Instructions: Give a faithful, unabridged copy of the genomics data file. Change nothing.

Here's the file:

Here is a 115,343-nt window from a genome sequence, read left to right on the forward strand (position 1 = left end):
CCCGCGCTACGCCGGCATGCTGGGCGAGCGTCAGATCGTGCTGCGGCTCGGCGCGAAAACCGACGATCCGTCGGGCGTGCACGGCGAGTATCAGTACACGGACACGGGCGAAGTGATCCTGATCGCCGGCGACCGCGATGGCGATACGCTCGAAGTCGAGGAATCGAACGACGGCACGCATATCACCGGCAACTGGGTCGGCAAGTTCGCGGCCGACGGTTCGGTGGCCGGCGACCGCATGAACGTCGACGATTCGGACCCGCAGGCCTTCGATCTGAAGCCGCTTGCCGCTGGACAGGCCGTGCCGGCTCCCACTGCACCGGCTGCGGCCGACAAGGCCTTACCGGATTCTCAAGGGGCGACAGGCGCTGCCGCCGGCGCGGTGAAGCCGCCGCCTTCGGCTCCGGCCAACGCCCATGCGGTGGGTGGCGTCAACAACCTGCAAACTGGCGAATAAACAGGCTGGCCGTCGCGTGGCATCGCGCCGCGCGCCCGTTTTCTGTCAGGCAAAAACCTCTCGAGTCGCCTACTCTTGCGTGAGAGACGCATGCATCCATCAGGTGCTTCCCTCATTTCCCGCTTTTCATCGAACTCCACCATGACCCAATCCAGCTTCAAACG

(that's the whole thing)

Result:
Here is a 115,343-nt window from a genome sequence, read left to right on the forward strand (position 1 = left end):
CCCGCGCTACGCCGGCATGCTGGGCGAGCGTCAGATCGTGCTGCGGCTCGGCGCGAAAACCGACGATCCGTCGGGCGTGCACGGCGAGTATCAGTACACGGACACGGGCGAAGTGATCCTGATCGCCGGCGACCGCGATGGCGATACGCTCGAAGTCGAGGAATCGAACGACGGCACGCATATCACCGGCAACTGGGTCGGCAAGTTCGCGGCCGACGGTTCGGTGGCCGGCGACCGCATGAACGTCGACGATTCGGACCCGCAGGCCTTCGATCTGAAGCCGCTTGCCGCTGGACAGGCCGTGCCGGCTCCCACTGCACCGGCTGCGGCCGACAAGGCCTTACCGGATTCTCAAGGGGCGACAGGCGCTGCCGCCGGCGCGGTGAAGCCGCCGCCTTCGGCTCCGGCCAACGCCCATGCGGTGGGTGGCGTCAACAACCTGCAAACTGGCGAATAAACAGGCTGGCCGTCGCGTGGCATCGCGCCGCGCGCCCGTTTTCTGTCAGGCAAAAACCTCTCGAGTCGCCTACTCTTGCGTGAGAGACGCATGCATCCATCAGGTGCTTCCCTCATTTCCCGCTTTTCATCGAACTCCACCATGACCCAATCCAGCTTCAAACG